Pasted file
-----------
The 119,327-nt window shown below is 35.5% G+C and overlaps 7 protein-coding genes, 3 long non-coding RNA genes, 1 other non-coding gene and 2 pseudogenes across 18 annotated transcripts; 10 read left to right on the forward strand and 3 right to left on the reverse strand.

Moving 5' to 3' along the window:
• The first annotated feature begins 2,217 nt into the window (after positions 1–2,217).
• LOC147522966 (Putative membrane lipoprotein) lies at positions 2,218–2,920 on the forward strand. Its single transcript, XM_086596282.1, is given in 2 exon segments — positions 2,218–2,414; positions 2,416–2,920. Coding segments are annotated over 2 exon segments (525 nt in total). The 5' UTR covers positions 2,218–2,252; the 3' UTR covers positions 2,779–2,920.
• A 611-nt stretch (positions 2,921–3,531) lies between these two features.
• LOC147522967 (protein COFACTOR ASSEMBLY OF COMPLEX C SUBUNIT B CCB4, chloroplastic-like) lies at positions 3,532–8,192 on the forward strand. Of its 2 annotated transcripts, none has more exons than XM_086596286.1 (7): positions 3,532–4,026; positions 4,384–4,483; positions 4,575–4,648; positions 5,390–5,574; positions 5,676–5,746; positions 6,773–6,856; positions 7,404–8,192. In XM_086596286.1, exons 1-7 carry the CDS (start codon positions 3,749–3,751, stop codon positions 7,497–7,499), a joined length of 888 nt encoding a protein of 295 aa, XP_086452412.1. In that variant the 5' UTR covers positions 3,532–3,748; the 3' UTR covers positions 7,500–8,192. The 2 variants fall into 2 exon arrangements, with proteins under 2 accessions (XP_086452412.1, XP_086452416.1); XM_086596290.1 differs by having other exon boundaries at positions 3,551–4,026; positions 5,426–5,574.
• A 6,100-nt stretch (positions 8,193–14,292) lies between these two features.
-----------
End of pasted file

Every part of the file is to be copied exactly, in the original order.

The 119,327-nt window shown below is 35.5% G+C and overlaps 7 protein-coding genes, 3 long non-coding RNA genes, 1 other non-coding gene and 2 pseudogenes across 18 annotated transcripts; 10 read left to right on the forward strand and 3 right to left on the reverse strand.

Moving 5' to 3' along the window:
• The first annotated feature begins 2,217 nt into the window (after positions 1–2,217).
• LOC147522966 (Putative membrane lipoprotein) lies at positions 2,218–2,920 on the forward strand. Its single transcript, XM_086596282.1, is given in 2 exon segments — positions 2,218–2,414; positions 2,416–2,920. Coding segments are annotated over 2 exon segments (525 nt in total). The 5' UTR covers positions 2,218–2,252; the 3' UTR covers positions 2,779–2,920.
• A 611-nt stretch (positions 2,921–3,531) lies between these two features.
• LOC147522967 (protein COFACTOR ASSEMBLY OF COMPLEX C SUBUNIT B CCB4, chloroplastic-like) lies at positions 3,532–8,192 on the forward strand. Of its 2 annotated transcripts, none has more exons than XM_086596286.1 (7): positions 3,532–4,026; positions 4,384–4,483; positions 4,575–4,648; positions 5,390–5,574; positions 5,676–5,746; positions 6,773–6,856; positions 7,404–8,192. In XM_086596286.1, exons 1-7 carry the CDS (start codon positions 3,749–3,751, stop codon positions 7,497–7,499), a joined length of 888 nt encoding a protein of 295 aa, XP_086452412.1. In that variant the 5' UTR covers positions 3,532–3,748; the 3' UTR covers positions 7,500–8,192. The 2 variants fall into 2 exon arrangements, with proteins under 2 accessions (XP_086452412.1, XP_086452416.1); XM_086596290.1 differs by having other exon boundaries at positions 3,551–4,026; positions 5,426–5,574.
• A 6,100-nt stretch (positions 8,193–14,292) lies between these two features.